Negotiation 101: Is a Deal Even Possible?

Negotiation 101: Is a Deal Even Possible?

In basic negotiation, there is an idea called a ZOPA–a Zone of Possible Agreement, describing the range of deals that might be acceptable to all sides. If there is no ZOPA, negotiation might be a waste of time. 

Greg Sargent, the Washington Post‘s resident liberal blogger, tweeted on Tuesday: “There is NO solution Tea Party Rs would support that would ever be accepted by Obama/Senate Ds. Now, please proceed.” Whether that was because there are no policies in common, or because Obama and the Democrats were determined to reject whatever the Tea Party might accept, was unclear. (The answer could well be both.)

Early on, Speaker of the House John Boehner signaled that he was determined to avoid default. That created a possible ZOPA on the debt ceiling: Republicans might be amenable to a clean debt limit increase if necessary. At the same time, however, GOP leaders indicated that they were prepared to let the Oct. 17 deadline pass because they would insist on the Full Faith and Credit bill as a backstop against default.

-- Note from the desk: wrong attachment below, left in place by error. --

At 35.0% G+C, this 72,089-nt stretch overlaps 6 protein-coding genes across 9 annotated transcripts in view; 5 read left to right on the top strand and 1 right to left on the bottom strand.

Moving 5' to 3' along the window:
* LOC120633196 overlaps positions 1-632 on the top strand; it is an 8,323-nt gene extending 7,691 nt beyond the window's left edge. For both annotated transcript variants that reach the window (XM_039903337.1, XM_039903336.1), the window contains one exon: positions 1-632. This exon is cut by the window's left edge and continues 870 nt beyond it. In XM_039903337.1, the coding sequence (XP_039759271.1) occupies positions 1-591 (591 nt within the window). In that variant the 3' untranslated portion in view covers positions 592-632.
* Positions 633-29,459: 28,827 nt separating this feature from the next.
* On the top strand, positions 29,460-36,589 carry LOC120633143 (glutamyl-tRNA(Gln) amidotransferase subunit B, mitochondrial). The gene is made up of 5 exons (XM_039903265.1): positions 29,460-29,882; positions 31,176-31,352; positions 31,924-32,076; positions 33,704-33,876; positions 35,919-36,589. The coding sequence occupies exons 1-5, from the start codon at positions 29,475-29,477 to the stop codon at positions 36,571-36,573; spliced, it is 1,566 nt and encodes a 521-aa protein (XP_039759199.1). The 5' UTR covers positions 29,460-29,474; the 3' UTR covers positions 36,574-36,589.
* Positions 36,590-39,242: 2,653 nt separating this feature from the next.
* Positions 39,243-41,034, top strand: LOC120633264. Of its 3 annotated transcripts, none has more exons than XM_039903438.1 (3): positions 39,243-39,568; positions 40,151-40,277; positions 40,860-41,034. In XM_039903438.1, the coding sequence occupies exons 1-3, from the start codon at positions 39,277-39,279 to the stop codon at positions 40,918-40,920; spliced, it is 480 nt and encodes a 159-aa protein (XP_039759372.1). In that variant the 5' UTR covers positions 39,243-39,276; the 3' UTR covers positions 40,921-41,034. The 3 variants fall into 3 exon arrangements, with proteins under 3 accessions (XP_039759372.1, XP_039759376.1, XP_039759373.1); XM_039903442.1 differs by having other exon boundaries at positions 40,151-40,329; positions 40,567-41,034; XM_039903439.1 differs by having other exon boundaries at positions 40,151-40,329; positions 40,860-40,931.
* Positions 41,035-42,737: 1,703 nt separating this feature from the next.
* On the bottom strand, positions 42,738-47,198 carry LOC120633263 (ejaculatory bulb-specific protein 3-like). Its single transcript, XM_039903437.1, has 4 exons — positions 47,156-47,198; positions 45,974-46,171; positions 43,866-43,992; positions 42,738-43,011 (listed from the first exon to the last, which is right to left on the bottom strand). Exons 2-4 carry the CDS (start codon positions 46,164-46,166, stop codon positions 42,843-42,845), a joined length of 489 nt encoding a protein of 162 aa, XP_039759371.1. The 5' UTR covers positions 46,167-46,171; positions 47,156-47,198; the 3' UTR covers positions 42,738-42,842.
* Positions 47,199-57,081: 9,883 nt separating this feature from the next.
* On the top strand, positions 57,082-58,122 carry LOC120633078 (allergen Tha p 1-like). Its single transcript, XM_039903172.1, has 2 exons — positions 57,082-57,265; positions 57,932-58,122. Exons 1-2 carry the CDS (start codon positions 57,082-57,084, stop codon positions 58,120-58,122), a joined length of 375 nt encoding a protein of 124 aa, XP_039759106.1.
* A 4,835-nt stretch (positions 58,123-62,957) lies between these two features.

Likewise, over the summer, Speaker Boehner seemed to indicate that the House would not block funding to Obamacare. That changed after Sen. Ted Cruz (R-TX) made his stand, whereupon House conservatives were able to convince Boehner to make changes to Obamacare conditions of passing a continuing resolution to fund the government. Meanwhile, President Barack Obama insisted there would be no negotiations, period.

It may be that there is a ZOPA–a very narrow one, basically consisting of condition-free resolutions to fund the government and raise the debt ceiling, with a few minor modifications. The question is whether that ZOPA includes House Republicans. It would seem to include their leaders, but may not include conservative members of the caucus, who could force Boehner to seek the votes he needs on the Democratic side.

Boehner might do so–but only at the cost of his speakership at the next opportunity. So he might, in fact, be unwilling to reach a deal if he cannot bring his caucus along. If so, that would make a deal impossible.